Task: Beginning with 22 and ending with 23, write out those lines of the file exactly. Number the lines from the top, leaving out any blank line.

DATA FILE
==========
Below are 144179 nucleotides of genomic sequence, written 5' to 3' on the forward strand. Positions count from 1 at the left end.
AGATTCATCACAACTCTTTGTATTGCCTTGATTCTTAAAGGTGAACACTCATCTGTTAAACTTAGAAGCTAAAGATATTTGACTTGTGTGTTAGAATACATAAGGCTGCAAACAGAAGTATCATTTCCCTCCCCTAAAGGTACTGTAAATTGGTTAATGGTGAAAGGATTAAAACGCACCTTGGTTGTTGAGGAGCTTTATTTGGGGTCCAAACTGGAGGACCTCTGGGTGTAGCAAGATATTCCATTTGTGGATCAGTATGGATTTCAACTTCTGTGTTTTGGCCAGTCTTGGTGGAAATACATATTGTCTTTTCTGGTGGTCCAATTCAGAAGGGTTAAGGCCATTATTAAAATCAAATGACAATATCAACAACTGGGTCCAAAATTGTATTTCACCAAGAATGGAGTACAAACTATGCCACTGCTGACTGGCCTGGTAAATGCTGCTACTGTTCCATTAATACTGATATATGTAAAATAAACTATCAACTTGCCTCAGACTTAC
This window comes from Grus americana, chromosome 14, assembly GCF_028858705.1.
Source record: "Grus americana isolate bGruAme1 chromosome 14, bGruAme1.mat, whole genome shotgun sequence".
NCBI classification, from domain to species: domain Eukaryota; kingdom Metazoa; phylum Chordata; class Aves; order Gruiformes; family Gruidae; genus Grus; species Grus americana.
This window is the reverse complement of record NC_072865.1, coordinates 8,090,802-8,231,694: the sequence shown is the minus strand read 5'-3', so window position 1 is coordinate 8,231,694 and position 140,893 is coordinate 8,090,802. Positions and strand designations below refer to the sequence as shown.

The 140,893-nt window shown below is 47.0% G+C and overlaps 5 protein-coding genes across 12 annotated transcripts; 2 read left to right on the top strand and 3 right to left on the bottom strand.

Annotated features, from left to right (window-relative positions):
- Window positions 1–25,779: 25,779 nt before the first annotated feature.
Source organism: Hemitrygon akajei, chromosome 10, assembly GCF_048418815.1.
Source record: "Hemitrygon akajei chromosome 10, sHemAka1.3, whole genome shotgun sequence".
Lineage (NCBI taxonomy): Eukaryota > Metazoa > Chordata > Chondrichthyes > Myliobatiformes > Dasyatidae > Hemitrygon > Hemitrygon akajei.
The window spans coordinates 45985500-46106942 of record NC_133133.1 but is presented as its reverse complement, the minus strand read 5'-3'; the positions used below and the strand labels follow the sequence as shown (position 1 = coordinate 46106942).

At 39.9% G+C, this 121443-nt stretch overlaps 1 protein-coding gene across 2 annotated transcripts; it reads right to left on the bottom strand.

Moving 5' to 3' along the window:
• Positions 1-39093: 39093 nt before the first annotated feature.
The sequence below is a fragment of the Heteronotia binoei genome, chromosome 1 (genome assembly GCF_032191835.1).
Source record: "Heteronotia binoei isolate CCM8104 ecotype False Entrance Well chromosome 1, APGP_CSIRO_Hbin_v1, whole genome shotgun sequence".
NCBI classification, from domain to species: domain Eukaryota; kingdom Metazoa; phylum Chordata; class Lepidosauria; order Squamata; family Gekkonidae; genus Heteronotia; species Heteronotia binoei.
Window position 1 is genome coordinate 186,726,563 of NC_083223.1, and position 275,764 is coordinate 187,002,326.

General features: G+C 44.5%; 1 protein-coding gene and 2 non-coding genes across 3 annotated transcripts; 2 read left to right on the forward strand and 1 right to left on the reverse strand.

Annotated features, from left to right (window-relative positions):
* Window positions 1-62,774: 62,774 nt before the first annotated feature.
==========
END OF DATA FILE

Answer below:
Annotated features, from left to right (window-relative positions):
* Window positions 1-62,774: 62,774 nt before the first annotated feature.